By Christie Aschwanden | July 31, 2012 | 12 Comments
On Saturday, 38-year-old Alexander Vinokourov of Kazakhstan won the gold medal in the men’s Olympic cycling road race. Not everyone was cheering. As one cycling fan commented on twitter, Vinokourov’s win was, “Not good for cycling, sport or “Olympism.’” The reason for this grumbling? “Vino” is a former doper, and an “unrepentant” one by some accounts. In 2007, Vinokourov dropped out of the Tour de France after testing positive for blood doping. When he was caught, he insisted that the test was a mistake and tried to attribute the result to a surplus of blood in his legs. He served a two year ban and returned to the sport in 2009. But he never confessed to doping, and as far as I can tell, has never expressed much remorse.
I was thinking about Vinokourov yesterday when I heard that Jonah Lehrer had resigned from the New Yorker. Lehrer had been a fast-rising star in the science journalism world, and suddenly his secret was out—his unbelievable output was attributable in part to his habit of recycling his own work without attribution (some called it self-plagiarism) and in at least one case, lifting material from another writer. The final straw came yesterday, with news that reporter Michael C. Moynihan had discovered some dubious Bob Dylan quotes in Lehrer’s latest book. When Moynihan questioned Lehrer’s sourcing, he “stonewalled, misled, and, eventually, outright lied” to Moynihan.
You might assume that Lehrer’s journalism career is over, but if history is any indication, it’s perhaps just as likely that, like Vinokourov, he’ll return. “As it turns out, not many publications force journalists to pay their debts to their profession and their readers. Often, they don’t even send the bill,” Jack Shafer wrote in 2007 while commenting on the return of Michael Finkel, a confessed fabricator who defended his behavior to New York Magazine by explaining that, “…this was an attempt to reach higher — to make something beautiful, frankly.” (Finkel just so happens to have a feature in this month’s issue of National Geographic.)
So will Lehrer return to his profession like Vinokourov and Finkel did? It’s hard to say. Unlike sport, journalism has no formal sanctioning process. Whereas Vinokourov could serve a formal penalty for cheating (without ever admitting wrong-doing) and then return to his sport, Lehrer’s fate will remain up to the individual judgment of those who might hire him.
Journalism is a profession that relies on trust. Lehrer violated that trust, and he’ll have a long road ahead to gain it back.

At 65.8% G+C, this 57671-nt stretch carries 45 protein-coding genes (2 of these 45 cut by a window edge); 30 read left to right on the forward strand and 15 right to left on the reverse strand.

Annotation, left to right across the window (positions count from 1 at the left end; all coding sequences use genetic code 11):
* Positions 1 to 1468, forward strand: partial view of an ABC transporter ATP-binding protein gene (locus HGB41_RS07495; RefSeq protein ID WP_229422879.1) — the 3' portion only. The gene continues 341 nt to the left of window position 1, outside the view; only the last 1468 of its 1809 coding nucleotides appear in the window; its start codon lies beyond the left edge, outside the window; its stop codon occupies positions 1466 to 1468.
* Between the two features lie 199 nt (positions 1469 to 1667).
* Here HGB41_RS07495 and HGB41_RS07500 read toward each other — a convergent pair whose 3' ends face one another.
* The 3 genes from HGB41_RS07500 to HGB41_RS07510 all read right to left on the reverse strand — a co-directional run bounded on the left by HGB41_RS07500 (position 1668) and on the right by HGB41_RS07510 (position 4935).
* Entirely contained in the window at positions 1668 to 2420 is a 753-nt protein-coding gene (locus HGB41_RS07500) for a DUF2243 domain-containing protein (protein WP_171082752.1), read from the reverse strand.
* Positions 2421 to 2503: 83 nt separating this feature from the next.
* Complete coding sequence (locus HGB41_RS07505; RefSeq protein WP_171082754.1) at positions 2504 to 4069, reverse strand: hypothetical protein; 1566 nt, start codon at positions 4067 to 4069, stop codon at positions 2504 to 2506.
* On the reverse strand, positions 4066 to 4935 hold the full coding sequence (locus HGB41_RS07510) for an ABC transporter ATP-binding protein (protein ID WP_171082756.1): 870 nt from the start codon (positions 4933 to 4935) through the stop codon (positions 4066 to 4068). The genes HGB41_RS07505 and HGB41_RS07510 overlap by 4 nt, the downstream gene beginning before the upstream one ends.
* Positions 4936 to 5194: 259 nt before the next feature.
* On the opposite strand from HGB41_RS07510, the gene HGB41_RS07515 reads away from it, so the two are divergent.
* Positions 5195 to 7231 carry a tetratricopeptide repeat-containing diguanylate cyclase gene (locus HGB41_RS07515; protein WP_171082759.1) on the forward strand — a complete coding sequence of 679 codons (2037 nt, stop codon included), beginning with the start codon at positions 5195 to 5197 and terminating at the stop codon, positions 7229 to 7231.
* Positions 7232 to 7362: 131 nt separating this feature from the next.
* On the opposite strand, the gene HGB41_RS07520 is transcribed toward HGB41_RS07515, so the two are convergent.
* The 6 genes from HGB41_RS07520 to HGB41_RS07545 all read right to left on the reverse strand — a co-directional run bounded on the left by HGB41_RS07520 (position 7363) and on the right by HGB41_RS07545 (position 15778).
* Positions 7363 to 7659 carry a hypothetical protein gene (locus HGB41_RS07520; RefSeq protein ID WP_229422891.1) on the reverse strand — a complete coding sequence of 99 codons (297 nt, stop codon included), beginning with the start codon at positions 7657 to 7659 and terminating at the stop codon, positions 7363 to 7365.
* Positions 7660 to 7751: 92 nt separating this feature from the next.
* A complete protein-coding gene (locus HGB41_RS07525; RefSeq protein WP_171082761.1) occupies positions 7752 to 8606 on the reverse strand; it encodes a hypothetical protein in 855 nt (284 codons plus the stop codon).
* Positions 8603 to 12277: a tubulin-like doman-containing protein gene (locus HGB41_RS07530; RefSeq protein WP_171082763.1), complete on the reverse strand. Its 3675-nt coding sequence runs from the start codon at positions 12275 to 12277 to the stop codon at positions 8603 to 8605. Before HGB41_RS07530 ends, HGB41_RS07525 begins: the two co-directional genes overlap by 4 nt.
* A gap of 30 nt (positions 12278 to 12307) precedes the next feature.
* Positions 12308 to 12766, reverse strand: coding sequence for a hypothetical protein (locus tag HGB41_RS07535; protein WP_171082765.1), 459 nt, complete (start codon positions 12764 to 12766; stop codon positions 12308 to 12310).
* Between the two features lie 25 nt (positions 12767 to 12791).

Lehrer’s redeemability will depend on the extent of his lies and errors and his willingness to acknowledge them. If Lehrer hopes to repent, there are several steps he should take. First, he needs to own it. Acknowledge exactly what it is he did and why it’s wrong. His statement to the New York Times, in which he acknowledges lying to Moynihan and using quotes that did not exist, is a good first step.
He should also apologize to the victims of his cheating, and not just his editors and the readers he duped, but also to the journalists who had to strive to reach the bar he’d set ridiculously high. Superhuman output like his reinforces the pressure for all journalists to do more. His behavior is cheating just like Vinokourov’s blood doping—he took short cuts to get the job done better with less effort.
Finally, explain how it happened. The thing about cheating is that it makes you look super human. Show us your humanity. Don’t deny. Don’t excuse. But take us to your decision point. How did you get there? What were the pressures that led you to that turning point? If there were external forces that contributed, expose them, but do it without deflecting responsibility. You’ve got to own your mistakes, and you have to show that you’re willing to pay for them. Unless cheating has consequences, there’s no reason to make rules.
There’s another former cheater competing in cycling events this week in London. His name is David Millar, and when he was caught doping, he eventually confessed and has become an outspoken voice against doping. “I am an ex-doper who is now clean and there is never any point in hiding that,” he said after winning a stage of the Tour de France this year.
Lehrer could take a cue from Millar and go public about why he did it and why he won’t do it again. He could expose the pressures he must have felt to self-promote and to churn out ever more books, magazine articles and blogs. I understand, though, why he might not do that. To admit that authors and journalists today are under extreme pressure to produce more, more, more (often for less money) might make him sound whiney. It might imply that he wasn’t quite as smart and talented as he’d seemed. It might make editors think he wasn’t up to the challenge.
Lehrer was fortunate to achieve great success at an early age, but success brings its own problems. The shinier you become, the more opportunities come your way and the more people ask of you. Remaining successful requires learning to say no. It’s not humanly possible to give 50 talks a year and write your own books and pump out magazine articles every month and new blog posts every day. It’s ok to acknowledge that reality.
I believe in forgiveness and I’m willing to give people a second chance. But second chances must be earned. Jonah Lehrer, it’s up to you.
Jonah Lehrer by C2-MTL via Flickr